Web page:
We must not listen to any ‘prophet’ or ‘dreamer’ who suggests following other Gods. God can allow the devil to tempt us to see whether we love him with all our heart and soul (v.3).
It could be our closest friend who tries to entice us to accompany them to a yoga class with them or visit a non-Christian temple while on holiday, We should just say ‘no’!
Moses listed which meats the Israelites could eat and which types were banned. Rabbit and pork are strictly off the Jewish menu. It is sensible from a public health point of view to ban pork, because pig metabolism is so close to humans that living closely to domesticated pigs could enable one of their animal viruses to jump over to us and cause another deadly pandemic.
Moses reminded the Israelites to tithe – to give a tenth of their wealth every year to the Lord. This is Old Testament and does not apply to Christians. However, it is a very worthwhile practice. It breaks an unholy love of money and engenders a spirit of generosity within us. Pastors need a salary and church buildings need to be maintained. If everyone tithed, think what a difference this could make to the environment where you worship. A church should be full of life, beautiful, warm and welcoming to non-believers and some of this requires adequate funding.
The Jews were instructed to provide tithes (every three years) to the Levites, migrants, orphans and widows (v.29). Generosity gives us many spiritual benefits. The Lord promised to those who tithed that He would, ‘Bless you in all the work of your hands’ (v.29).
In the Easter readings, Pontius Pilate was desperate to release Jesus as he knew he was innocent. However, he succumbed to constant pressure and permitted Jesus to be executed. He was a weak judge, prepared to sacrifice the sinless to placate a hostile crowd. Here we see that Pilate had a fearsome reputation. Any Roman Commander would have been responsible for the deaths of many people. People told Jesus about ‘the Galileans whose blood Pilate had mixed with their sacrifices (V.1). Jesus knew he would have to face this formidable man in the end. Jesus’ perfect blood was the ultimate once and for all sacrifice.
Jesus told us to repent so we would not perish (v.3). God spares us year after year hoping we will repent / convert and bear fruit. Eventually, time will run out for us. It could be today, so we need to make sure we are right with God through repentance, baptism and fully accepting Jesus into our lives. We can follow God’s example in being patient with people as we help them and pray for them to bear fruit.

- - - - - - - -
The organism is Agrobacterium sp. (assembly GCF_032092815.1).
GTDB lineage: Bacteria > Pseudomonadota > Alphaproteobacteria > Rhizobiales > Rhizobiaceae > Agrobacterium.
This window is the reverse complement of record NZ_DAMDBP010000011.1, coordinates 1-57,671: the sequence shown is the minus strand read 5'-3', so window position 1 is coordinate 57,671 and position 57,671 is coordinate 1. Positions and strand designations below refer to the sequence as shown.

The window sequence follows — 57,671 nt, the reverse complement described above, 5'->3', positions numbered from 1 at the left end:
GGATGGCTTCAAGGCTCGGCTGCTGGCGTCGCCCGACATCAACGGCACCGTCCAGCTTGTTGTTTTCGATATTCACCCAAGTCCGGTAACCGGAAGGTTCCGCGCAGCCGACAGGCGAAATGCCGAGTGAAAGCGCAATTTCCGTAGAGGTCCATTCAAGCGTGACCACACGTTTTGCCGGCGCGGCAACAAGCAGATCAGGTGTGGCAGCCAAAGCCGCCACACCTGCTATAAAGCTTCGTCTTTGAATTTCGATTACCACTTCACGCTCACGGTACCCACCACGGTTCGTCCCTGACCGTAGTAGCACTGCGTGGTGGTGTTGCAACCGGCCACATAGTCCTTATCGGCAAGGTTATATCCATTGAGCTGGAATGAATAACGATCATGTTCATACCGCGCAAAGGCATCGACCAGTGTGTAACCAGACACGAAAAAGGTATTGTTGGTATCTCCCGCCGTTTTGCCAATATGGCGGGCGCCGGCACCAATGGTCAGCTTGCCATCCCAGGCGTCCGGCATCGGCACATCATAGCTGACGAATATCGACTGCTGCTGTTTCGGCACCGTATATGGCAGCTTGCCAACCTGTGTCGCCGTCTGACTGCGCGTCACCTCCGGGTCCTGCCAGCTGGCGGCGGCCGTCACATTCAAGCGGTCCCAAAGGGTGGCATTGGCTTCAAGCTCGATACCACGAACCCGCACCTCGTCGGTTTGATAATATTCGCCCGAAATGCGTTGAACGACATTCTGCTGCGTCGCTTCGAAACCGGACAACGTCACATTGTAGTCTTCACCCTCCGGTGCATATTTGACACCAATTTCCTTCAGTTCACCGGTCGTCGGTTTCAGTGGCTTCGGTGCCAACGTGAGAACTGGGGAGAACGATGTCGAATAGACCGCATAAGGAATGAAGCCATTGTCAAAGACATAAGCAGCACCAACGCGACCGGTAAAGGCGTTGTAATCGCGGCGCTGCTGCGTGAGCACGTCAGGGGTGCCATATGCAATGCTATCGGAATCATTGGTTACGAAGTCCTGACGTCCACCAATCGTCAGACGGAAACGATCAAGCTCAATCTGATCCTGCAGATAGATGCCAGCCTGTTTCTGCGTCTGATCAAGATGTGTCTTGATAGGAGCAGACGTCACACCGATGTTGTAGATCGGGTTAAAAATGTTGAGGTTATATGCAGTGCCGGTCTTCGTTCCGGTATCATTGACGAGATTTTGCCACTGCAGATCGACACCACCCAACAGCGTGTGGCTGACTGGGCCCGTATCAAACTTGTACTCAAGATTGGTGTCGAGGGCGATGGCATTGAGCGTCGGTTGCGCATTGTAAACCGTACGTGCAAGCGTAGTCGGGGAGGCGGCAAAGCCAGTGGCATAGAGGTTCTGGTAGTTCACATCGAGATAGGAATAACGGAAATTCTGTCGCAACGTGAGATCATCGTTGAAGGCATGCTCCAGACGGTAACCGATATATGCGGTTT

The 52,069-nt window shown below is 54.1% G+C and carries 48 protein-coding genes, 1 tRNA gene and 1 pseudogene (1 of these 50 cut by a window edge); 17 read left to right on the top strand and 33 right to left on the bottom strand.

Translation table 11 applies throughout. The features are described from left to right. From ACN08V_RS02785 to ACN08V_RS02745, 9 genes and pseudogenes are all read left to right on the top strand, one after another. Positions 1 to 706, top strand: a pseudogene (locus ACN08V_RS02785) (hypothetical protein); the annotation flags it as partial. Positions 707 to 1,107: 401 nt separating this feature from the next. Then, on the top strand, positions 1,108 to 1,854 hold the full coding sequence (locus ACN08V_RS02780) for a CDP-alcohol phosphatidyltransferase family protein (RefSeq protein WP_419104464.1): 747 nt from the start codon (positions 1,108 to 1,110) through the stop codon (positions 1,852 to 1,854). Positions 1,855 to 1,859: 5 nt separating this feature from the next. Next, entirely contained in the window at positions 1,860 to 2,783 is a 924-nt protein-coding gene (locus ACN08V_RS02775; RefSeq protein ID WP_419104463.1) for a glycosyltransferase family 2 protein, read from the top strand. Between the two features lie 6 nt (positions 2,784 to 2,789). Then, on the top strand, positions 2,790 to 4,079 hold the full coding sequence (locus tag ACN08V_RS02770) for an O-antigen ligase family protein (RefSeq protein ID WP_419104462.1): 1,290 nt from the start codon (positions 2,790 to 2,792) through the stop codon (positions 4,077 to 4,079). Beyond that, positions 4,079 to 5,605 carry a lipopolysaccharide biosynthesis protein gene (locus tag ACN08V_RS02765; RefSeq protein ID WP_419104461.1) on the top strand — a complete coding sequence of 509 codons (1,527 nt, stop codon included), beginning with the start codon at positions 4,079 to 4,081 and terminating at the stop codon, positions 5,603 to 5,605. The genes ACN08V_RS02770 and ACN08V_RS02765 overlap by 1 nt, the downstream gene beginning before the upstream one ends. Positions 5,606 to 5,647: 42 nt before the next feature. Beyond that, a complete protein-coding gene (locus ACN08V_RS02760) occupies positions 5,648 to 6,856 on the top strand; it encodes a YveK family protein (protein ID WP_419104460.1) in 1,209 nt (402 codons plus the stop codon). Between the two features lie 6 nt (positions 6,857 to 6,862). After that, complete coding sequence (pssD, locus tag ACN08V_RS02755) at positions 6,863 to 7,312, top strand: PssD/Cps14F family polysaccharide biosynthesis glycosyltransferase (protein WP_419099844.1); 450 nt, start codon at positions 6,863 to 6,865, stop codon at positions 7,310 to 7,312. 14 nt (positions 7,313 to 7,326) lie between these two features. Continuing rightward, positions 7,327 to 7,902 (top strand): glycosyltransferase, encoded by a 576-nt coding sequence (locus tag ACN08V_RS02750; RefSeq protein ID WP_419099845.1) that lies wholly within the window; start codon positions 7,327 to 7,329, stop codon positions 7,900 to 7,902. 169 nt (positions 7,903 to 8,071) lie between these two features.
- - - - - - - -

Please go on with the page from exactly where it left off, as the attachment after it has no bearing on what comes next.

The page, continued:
We can allow the word of God to ‘fertilise’ us so that we will begin to blossom and bear fruit.
Jesus healed a woman on the Sabbath (v.13). Jesus points out the hypocrisy of the rulers in that they deliberately untied their domestic animals on the Sabbath to allow them to drink (v.15), but they disapproved of humans being unbound from their illnesses. Jesus showed he was the Lord of the Sabbath. It is perfectly permissible to spend the day looking after people or even catering, if we do it in love for other people. We shouldn’t spend it in a selfish secular pursuit of money.
The crippled woman had been crippled by a spirit (v.11) that was working for Satan (v.16).
Christianity has grown to be the world’s most followed religion and is spreading through virtually every nation. However, this has taken over two thousand years. Just like a tiny amount of yeast can change a whole bowl of flour to risen dough if we place it in the correct environment and wait patiently, it only takes one effective missionary to eventually change a whole country. Early missionaries would always try to convert rulers first, who could then lead their subjects to faith. Just one tiny seed of faith, can grow into an enormous living church where every believer can find their home.
Jesus confirmed that not all people will be saved. We need to enter heaven through the narrow door – which is Jesus. In the West, many people suffer from complacency. We can think we live in a vaguely Christian city and that possibly might be enough so save us. Just being in the same town as some Christians isn’t going to save us, ‘you taught in our streets (v.26), ‘Away from me, all your evildoers (v.27). We all need to work out our own individual salvation with fear, trembling and positive action. We each need to make a decisive decision to repent, become baptized and personally ask Jesus fully into our own lives as our Lord and Saviour, accepting his priceless gift of salvation.
Wisdom calls out to us that we should leave our ‘simple ways and you will live’ (v.6).
Correcting people who mock Christianity is a painful process as they will insult and hate us. However, we will receive a reward in heaven for putting up with this type of abuse. It isn’t worth getting into a Twitter or Facebook war with mockers, we must always reply calmly and with love.
Instructing, correcting and teaching wise and righteous people is a much more pleasant process.
As mockers do not fear the Lord, they lack wisdom for ‘The fear of the Lord is the beginning of wisdom, and knowledge of the Holy One is understanding (v.10).
Wisdom will add years to our life (v.11) and reward us (v.12).
Sarcasm and mockery only harms the person who engages in it (v.12).
Once we have asked the Holy Spirit for wisdom, we should thirst for knowledge of God to increase our learning and make us even wiser. Wise Christian teachers deserve our love and gratitude for their efforts.
Sheila Sund from Salem, United States, CC BY 2.0 https://creativecommons.org/licenses/by/2.0, via Wikimedia Commons